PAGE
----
Pentagon briefs Biden on Afghanistan contingency plans as 400 troops head home
Top Pentagon officials on Wednesday morning briefed President Biden on contingency plans should he decide to keep U.S. forces in Afghanistan past his Aug. 31 withdrawal deadline, the White House confirmed.
Biden earlier this week had asked Defense Secretary Lloyd Austin and Joint Chiefs of Staff Chairman Gen. Mark Milley for alternate plans in the event he feels troops should remain in the country longer to help with evacuations. The two joined other members of Biden’s national security team to deliver those options on Wednesday.
“The president was briefed this morning on contingency plans and continues to have optionality should he decide to change plans, even as we are on track to complete our mission by Aug. 31,” press secretary Jen Psaki told reporters at the White House.
Psaki said the plans are part of an “ongoing discussion” on the deadline, which Biden is still holding to as of now.
“These are incredibly serious issues and discussions happening internally,” she said.
Lawmakers have expressed doubts over the end-of-August deadline, telling The Hill that Biden’s top aides agree that the date is unrealistic to finish evacuations.
With less than a week to go before then, about 1,500 Americans remain in Afghanistan and are waiting to be evacuated, as are thousands of vulnerable Afghan citizens fearful of Taliban rule, Secretary of State Antony Blinken said earlier on Wednesday.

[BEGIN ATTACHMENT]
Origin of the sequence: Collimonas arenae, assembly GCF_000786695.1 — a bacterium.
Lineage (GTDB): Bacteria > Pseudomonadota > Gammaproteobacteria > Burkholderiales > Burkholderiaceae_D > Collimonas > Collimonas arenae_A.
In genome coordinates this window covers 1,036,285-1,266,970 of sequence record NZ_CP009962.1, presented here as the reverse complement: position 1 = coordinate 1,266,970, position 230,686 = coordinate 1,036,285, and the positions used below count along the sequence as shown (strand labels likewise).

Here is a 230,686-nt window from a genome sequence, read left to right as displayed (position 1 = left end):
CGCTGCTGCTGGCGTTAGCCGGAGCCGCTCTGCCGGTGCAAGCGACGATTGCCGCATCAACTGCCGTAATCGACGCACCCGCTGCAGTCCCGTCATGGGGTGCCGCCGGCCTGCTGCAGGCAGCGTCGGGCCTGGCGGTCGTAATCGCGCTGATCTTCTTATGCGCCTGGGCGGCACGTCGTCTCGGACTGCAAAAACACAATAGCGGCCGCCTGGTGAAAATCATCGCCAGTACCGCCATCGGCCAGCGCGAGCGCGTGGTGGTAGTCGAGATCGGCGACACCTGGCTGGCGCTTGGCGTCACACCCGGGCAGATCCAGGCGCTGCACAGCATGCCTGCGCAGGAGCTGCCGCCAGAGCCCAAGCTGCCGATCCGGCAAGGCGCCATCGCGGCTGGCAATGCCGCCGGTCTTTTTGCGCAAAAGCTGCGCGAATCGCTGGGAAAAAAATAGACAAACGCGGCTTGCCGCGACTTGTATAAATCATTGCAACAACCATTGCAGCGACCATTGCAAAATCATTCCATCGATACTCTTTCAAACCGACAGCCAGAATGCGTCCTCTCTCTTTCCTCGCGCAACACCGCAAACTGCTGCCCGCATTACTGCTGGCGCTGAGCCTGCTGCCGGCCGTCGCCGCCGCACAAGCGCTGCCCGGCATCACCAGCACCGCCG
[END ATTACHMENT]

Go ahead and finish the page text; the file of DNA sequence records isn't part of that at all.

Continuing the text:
Though the administration has dramatically increased evacuations, its efforts have been hampered by overwhelming crowds blocking entrances to the Kabul airport, firefights breaking out and fatal stampedes underscoring the dire situation.
In the midst of this, the Pentagon late Tuesday said about 400 troops had begun departing Kabul ahead of the end of August deadline.
Pentagon press secretary John Kirby on Wednesday stressed that the departure “will have no impact on the mission at hand.”
The commander on the ground, “in trying to manage time and space at the airport, determined that it was the prudent thing to do to let several hundred troops leave,” Kirby told reporters at the Pentagon.
Kirby said some of those who left had been part of the original drawdown plan, while others had flown in to help with evacuation efforts and were no longer needed, including “headquarters staff personnel, some maintainers and some other enabling forces.”
About 5,400 troops still remain at the airport, Kirby added.
Psaki said that commanders on the ground “are empowered to make any adjustments as they see fit,” including changes to the number of U.S. troops in Kabul.
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